Friday 11 February 2022

Uncharted (Movie Review)

In recent years, video games have grown to be more and more cinematic in their scope and ambitions. And nowhere is that push for filmic thrills as evident as in the games in the Uncharted series. At once a riff on Indiana Jones and the various action blockbusters we've gotten since then, those games have perfected the art of delivering jaw-dropping setpiece moments. So one would think that the intellectual property is just prime for adapting into film. But how well does it actually translate into the very medium that served as inspiration for its source material?

The movie cold opens with a scene that seems to offer a glimpse of the many thrills that await within its relatively short runtime. But before long, we find ourselves in flashback territory, as a young Nathan Drake does mischievous deeds with his older brother, Sam. Flash forward to present day and an older Nathan is approached by a man named Victor Sullivan, with an offer to help him find some long lost pirate treasure along with the promise of reuniting him with his estranged brother. Throw in a generic villain by way of Antonio Banderas' Moncada, who is also trying to get to the treasure, and you get the general gist of the movie.
If ever there was a film that illustrates the vast gulf that exists between the movie and video game mediums, then that film is Uncharted. The movie simply lacks much of the spark that made the video games special, instead delivering a run-of-the-mill adventure we've seen done better in other films. I concede that each medium has its own idiosyncrasies, and what works in one doesn't necessarily work in the other. For example, while a game has the benefit of telling its story over the course of as many hours as it has exciting gameplay to sustain its player, its film adaptation has to condense all that storytelling into two hours or less.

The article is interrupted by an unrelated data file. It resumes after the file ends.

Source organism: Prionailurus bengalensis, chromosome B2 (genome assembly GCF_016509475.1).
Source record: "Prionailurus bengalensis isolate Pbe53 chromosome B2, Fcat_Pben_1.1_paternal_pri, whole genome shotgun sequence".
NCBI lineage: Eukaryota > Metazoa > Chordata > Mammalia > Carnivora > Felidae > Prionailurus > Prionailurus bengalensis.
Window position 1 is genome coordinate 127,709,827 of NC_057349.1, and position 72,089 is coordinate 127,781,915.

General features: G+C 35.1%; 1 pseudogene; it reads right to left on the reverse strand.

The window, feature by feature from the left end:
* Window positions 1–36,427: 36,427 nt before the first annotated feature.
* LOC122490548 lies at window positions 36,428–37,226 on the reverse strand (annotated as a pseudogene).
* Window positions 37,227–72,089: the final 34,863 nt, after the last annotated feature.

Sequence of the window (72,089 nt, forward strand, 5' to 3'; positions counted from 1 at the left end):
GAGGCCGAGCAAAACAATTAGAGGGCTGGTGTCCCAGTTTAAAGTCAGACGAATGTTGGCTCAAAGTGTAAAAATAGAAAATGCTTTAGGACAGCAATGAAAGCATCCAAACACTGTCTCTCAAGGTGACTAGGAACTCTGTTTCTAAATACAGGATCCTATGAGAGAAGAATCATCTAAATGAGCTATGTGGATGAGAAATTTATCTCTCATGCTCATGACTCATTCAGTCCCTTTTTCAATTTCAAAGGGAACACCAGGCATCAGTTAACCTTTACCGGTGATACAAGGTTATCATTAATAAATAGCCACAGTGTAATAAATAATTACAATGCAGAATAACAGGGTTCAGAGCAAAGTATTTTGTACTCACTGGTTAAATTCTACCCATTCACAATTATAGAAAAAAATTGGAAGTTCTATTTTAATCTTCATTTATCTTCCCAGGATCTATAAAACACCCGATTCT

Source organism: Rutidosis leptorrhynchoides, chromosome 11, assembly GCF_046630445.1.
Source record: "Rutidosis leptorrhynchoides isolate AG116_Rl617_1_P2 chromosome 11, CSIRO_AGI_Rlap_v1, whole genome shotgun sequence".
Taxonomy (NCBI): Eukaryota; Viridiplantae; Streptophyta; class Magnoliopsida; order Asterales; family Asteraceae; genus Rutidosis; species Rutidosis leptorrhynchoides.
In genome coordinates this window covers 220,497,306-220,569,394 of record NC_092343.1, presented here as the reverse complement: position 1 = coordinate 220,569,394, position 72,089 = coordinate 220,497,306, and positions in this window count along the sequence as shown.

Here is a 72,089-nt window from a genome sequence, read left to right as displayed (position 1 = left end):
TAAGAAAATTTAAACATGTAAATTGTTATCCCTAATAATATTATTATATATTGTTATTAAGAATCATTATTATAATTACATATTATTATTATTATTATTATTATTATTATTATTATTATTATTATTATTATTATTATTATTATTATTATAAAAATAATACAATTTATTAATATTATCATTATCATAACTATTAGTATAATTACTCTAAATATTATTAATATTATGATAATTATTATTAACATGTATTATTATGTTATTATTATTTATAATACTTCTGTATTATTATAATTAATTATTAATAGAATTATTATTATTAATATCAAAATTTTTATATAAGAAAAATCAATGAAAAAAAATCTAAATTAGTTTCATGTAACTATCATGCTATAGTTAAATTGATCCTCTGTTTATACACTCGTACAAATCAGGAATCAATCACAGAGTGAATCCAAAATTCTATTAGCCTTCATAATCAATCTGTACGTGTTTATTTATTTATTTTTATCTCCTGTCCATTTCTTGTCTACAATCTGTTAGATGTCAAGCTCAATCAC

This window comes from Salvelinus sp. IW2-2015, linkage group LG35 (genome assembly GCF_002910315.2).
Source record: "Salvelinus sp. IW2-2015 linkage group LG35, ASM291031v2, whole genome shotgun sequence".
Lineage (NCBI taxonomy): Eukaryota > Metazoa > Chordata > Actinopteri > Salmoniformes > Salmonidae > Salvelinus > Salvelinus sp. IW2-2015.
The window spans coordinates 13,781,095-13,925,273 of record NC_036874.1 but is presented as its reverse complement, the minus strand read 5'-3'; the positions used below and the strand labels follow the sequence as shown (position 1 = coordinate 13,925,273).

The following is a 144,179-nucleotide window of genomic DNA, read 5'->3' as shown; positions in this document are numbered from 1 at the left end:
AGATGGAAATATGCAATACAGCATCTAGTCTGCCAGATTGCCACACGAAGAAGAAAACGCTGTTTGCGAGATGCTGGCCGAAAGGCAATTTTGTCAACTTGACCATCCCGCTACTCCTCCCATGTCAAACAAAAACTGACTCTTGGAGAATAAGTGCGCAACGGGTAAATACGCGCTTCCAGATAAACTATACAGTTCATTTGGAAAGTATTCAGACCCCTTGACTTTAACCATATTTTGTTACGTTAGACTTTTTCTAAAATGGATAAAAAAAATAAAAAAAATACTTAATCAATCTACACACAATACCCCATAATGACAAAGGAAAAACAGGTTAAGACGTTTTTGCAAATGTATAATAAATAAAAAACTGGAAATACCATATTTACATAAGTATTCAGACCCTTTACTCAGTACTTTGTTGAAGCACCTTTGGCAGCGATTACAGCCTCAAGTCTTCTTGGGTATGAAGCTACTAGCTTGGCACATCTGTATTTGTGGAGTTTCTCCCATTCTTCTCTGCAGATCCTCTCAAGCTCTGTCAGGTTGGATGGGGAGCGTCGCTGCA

But all that said, it is still quite baffling how a property like Uncharted could feel like it was merely ticking off boxes while running on autopilot. The decision to adapt bits and pieces of the various games into one movie doesn't work, as we don't have any of the emotional weight that carried those scenes in the games, due to an overall lack of adequate character development. 
Victor Sullivan doesn't come across as anything more than a jerk for huge swaths of the film, and even Tom Holland's boyish charisma isn't enough to elevate his version of Nathan Drake past the appeal of yet another generic action hero. So when both characters are thrust into increasingly perilous situations over the course of the film, it is hard to truly care. To its credit, the film did have one or two surprises along the way, but none of that really worked to shine a new light on the characters involved. 
But poor character development and average writing aside, how about those setpiece moments the games are known for? Sadly, even those are marred by the same overall blandness that seems to permeate much of the film. Add in the fact that some of the special effects on display were of a questionable quality and one starts to wonder what went wrong. Any fans of the games planning to go into the movie solely to see their favorite setpiece moments recreated would be better off just replaying those moments in the games instead.

The video game movie curse rears its ugly head once again in Uncharted, a middle-of-the-road adventure film that barely does enough to entertain. Anyone coming into the film with the games as a frame of reference would be sorely disappointed with just how bland and generic the entire affair has turned out. This is not to say that the film is without its thrills, as it certainly has some setpiece moments as already disclosed in its trailers. But when those thrills feel so tame and watered-down compared to the source material's, it is hard to come out of the movie feeling any kind of satisfaction.